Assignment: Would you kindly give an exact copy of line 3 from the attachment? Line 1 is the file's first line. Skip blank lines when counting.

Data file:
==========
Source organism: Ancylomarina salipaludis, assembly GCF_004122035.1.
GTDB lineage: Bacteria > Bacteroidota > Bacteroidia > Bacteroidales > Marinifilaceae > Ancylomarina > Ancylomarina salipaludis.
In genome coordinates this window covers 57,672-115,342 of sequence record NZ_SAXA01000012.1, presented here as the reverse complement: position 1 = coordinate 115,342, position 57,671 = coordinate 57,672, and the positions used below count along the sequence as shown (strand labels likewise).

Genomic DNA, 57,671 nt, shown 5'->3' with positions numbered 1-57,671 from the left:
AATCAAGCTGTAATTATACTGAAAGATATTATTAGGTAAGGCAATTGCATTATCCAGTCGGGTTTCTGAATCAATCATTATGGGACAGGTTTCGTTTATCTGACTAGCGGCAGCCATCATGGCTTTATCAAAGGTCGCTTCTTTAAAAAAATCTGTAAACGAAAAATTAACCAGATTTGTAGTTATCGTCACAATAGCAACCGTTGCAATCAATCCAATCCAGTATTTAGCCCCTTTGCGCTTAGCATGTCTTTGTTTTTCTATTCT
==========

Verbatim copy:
In genome coordinates this window covers 57,672-115,342 of sequence record NZ_SAXA01000012.1, presented here as the reverse complement: position 1 = coordinate 115,342, position 57,671 = coordinate 57,672, and the positions used below count along the sequence as shown (strand labels likewise).